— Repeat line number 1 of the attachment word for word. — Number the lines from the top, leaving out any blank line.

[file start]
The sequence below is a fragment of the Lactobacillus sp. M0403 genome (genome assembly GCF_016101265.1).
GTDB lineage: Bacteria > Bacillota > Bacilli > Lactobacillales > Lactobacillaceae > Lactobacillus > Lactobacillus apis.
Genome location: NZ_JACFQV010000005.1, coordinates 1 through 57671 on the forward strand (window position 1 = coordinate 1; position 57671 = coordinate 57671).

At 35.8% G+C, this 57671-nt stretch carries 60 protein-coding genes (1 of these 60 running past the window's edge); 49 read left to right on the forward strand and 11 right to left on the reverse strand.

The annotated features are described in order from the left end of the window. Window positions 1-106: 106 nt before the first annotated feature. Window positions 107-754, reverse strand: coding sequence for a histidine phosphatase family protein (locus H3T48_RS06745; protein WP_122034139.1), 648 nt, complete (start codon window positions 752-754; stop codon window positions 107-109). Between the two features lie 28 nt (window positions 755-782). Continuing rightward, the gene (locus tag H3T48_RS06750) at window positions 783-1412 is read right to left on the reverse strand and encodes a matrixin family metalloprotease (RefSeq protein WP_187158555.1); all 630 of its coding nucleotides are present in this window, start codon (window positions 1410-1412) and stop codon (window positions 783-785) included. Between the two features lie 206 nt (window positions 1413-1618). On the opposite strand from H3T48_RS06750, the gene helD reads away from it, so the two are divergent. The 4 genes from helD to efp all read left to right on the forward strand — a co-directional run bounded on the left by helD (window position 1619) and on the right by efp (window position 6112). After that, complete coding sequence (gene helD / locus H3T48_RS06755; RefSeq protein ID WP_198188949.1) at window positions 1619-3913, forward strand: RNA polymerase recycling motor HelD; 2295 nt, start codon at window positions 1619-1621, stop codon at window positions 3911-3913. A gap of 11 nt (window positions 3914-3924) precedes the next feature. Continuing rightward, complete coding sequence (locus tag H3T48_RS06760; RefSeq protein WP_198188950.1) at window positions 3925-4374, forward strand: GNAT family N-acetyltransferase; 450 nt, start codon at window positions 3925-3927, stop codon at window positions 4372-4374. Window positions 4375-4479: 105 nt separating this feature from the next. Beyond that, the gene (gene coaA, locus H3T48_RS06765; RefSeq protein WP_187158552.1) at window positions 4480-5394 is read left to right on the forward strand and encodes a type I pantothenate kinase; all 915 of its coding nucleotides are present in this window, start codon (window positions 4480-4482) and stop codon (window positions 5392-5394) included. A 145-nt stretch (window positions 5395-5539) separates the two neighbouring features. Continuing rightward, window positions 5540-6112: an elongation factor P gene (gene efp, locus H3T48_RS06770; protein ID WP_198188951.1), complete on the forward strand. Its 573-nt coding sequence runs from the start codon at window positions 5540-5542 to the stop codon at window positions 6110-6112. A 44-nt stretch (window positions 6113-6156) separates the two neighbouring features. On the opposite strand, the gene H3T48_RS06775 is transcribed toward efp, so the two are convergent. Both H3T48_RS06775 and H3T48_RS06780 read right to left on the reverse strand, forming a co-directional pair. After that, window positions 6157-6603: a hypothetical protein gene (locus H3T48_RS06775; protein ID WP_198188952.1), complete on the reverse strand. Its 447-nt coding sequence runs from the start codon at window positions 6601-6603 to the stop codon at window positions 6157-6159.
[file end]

The sequence below is a fragment of the Lactobacillus sp. M0403 genome (genome assembly GCF_016101265.1).